Once upon a time...
...we used to tell stories and now we probably don’t so much. It’s National Storytelling Week this month (28 Jan–3 Feb) – a great reason to rediscover the delights of the spoken story
Many of us stop reading aloud or making up stories when we don’t have children to read to, but there’s nothing to stop you from reading to your partner or a friend – it can be a surprisingly bonding experience, great for a winter’s night.
Or, you could offer to read to an elderly relative or neighbour or volunteer in a local care home. To Read Aloud by Francesco Dimitri (Head of Zeus) is a collection of 75 extracts from different writers with time taken to read aloud from just 3 to 15 minutes. Choose from themed chapters (change, love, nature etc).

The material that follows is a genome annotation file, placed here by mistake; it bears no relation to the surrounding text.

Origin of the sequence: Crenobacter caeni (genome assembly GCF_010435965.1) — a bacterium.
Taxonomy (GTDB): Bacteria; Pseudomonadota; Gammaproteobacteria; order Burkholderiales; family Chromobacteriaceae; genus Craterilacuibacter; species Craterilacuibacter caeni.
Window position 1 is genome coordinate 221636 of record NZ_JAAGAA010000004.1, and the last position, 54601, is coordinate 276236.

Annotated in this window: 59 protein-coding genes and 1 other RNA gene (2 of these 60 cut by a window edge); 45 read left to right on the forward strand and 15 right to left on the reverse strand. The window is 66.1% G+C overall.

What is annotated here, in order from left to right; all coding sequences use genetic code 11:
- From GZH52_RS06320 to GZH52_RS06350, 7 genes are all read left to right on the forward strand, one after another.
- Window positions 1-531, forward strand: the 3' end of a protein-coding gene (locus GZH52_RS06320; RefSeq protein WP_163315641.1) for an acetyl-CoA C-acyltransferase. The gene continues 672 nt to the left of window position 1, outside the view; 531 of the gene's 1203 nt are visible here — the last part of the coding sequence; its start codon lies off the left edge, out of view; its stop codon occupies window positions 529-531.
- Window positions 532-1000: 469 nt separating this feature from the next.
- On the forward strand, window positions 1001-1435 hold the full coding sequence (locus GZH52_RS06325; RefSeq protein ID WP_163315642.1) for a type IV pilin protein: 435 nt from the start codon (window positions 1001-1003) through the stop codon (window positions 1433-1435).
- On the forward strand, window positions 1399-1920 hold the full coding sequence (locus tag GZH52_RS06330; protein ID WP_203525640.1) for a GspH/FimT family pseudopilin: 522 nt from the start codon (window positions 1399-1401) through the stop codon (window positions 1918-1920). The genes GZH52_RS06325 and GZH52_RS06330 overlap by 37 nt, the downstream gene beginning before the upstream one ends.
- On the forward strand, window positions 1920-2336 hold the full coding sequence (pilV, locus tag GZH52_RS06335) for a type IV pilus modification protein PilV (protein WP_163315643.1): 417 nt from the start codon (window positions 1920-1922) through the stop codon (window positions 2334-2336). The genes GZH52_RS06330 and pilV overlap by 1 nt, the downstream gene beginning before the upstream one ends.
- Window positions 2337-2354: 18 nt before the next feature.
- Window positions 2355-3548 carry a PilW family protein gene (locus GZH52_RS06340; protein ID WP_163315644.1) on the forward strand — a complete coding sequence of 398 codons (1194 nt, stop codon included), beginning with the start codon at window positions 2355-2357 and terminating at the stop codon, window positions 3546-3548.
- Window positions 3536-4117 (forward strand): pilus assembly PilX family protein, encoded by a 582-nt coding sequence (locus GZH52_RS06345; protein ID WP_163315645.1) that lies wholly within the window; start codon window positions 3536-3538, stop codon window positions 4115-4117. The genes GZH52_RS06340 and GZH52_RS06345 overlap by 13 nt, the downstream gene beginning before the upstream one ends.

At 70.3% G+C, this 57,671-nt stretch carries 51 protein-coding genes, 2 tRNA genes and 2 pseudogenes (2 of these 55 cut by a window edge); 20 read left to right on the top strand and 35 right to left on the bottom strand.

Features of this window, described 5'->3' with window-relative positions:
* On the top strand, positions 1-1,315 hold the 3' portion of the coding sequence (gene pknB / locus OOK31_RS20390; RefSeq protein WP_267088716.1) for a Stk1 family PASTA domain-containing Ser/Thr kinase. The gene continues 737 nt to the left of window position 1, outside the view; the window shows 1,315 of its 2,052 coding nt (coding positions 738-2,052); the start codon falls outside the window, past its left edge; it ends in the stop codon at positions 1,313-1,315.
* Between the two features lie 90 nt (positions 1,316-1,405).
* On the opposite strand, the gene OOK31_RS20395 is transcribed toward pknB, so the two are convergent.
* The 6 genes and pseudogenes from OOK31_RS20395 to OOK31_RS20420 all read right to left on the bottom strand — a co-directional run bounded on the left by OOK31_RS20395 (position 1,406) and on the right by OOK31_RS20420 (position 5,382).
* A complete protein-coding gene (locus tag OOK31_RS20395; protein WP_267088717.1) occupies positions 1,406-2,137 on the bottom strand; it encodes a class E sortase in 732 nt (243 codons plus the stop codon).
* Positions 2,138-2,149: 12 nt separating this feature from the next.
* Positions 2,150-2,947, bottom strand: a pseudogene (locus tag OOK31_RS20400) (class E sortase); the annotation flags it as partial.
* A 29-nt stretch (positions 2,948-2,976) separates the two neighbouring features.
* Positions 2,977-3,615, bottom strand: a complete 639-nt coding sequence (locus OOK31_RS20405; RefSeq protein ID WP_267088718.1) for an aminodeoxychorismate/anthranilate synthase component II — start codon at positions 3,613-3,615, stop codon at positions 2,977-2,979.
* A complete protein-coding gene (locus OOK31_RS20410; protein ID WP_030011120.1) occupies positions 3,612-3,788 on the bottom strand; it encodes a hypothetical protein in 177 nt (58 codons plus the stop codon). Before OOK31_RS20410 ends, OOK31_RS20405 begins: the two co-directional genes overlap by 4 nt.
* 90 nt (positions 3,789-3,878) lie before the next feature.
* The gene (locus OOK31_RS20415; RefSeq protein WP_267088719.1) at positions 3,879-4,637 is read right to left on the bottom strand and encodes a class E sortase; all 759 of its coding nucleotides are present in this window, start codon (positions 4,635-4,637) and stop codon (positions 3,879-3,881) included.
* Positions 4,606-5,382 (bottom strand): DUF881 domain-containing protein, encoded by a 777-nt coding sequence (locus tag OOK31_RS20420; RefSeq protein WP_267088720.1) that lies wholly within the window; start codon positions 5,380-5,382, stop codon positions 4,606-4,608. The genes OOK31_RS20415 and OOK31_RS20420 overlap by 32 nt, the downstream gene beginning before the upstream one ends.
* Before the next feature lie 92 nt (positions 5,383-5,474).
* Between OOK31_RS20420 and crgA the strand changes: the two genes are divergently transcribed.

As you get more confident with reading aloud, try making up your own stories. Base them on your own experiences if you find it easier and visualise (rather than write) the beginning, middle and end, before you start. For inspiration, try going to a storytelling event – there are plenty this month (see sfs.org.uk).
For a bit of fun at home, play a storytelling game, such as Rory’s Story Cubes, where you roll the ‘dice’ and create a tale using all the pictures. Board games such as Tell Tale (for younger families) and The Awkward Story Teller (for adults and teenagers) work well, too.